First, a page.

Pharmacology: A potential antidote for death cap mushroom poisoning(Nature Communications)
The US Food and Drug Administration approved diagnostic substance indocyanine green reduces the toxicity of α-amanitin, a toxin produced by the world’s most poisonous mushroom — the death cap — in human cell lines and mice, according to a Nature Communications paper. The findings suggest that this substance could present a potential antidote treatment for death cap poisoning in humans, which are responsible for over 90% of mushroom-related deaths worldwide.
Mushroom poisoning is the main cause of mortality in food poisoning incidents worldwide. In China alone, almost 40,000 illnesses and 788 deaths were reported between 2010–2020. α-amanitin is the main toxin produced by the death cap mushroom and causes high rates of irreparable liver or kidney damage and mortality following consumption. Despite its lethal effects, the exact molecular mechanisms of α-amanitin’s toxicity remain unclear, and no specific antidote is currently available.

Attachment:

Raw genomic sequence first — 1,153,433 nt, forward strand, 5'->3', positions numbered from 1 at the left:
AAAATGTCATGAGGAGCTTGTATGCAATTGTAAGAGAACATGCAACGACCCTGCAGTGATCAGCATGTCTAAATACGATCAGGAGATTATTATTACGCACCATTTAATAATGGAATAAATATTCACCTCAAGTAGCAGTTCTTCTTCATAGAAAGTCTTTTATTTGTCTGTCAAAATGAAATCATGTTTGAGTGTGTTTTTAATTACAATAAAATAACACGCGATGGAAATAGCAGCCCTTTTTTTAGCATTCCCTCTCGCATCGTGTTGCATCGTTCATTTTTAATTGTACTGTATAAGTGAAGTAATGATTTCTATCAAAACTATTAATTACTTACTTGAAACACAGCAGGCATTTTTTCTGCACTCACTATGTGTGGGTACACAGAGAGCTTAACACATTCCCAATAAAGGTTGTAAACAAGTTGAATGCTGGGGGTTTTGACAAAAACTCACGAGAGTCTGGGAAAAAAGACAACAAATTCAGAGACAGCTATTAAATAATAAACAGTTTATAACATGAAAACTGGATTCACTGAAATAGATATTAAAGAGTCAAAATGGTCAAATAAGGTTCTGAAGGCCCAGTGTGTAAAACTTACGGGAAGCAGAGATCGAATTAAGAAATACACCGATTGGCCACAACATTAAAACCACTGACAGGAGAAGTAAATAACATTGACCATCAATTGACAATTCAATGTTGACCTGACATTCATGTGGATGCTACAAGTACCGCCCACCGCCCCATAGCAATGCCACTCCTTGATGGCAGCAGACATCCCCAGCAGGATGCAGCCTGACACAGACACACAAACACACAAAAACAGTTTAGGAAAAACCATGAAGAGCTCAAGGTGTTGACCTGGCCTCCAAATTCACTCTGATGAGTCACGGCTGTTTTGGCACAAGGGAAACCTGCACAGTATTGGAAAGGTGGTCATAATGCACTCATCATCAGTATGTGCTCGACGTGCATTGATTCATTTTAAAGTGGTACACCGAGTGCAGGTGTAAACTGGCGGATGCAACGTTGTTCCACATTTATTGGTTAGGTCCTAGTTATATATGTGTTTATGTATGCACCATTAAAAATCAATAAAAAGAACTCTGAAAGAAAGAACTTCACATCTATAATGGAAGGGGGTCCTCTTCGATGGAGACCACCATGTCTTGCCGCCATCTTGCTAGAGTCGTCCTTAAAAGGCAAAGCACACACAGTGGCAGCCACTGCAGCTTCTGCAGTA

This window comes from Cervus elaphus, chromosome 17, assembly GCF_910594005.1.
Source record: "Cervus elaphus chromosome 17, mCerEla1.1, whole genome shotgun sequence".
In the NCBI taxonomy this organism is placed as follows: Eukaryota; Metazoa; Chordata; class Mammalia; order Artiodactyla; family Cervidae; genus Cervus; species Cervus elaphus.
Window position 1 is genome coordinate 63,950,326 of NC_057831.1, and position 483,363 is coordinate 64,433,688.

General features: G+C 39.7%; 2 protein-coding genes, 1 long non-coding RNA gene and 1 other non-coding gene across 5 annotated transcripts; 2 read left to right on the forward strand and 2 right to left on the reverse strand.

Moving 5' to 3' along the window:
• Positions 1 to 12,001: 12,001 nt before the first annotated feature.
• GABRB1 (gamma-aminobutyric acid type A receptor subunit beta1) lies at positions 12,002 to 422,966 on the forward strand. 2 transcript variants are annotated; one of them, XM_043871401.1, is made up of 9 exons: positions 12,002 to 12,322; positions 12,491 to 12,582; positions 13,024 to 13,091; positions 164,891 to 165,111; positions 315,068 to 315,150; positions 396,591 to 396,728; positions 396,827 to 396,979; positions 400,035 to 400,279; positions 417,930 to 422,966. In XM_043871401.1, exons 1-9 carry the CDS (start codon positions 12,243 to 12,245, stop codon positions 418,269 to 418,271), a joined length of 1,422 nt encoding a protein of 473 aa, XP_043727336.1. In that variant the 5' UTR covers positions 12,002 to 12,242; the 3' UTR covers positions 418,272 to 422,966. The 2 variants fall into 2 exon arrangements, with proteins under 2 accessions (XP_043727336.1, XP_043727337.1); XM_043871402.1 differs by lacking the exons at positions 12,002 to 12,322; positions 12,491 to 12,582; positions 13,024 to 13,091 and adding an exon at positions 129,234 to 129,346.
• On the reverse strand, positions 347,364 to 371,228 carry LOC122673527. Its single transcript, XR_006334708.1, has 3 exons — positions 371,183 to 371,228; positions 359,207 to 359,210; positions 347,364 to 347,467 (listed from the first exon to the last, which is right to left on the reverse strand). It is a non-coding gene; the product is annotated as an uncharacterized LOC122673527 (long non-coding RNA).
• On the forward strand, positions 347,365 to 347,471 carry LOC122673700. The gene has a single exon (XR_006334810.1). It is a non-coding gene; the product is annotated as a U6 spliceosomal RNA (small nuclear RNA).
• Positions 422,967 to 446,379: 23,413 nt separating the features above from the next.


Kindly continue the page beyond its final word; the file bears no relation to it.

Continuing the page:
Qiaoping Wang and colleagues used genome-wide CRISPR screening to identify molecular targets for α-amanitin and found that the protein STT3B, a key component of the N-glycan biosynthesis pathway involved in protein folding and trafficking in a large number of biological recognition events, is required for α-amanitin toxicity. Using a virtual drug screening, they identified indocyanine green as an inhibitor of STT3B that may prevent liver toxicity. Indocyanine green was also found to increase the probability of survival of human cell lines and mice exposed to α-amanitin.
Further research is needed to understand the exact mechanisms indocyanine green uses to inhibit α-amanitin and assess its safety for use in humans. The authors also suggest that the method of combining genome-wide CRISPR screening with virtual drug screening could help to quickly identify new antidotes for other medically relevant human poisons.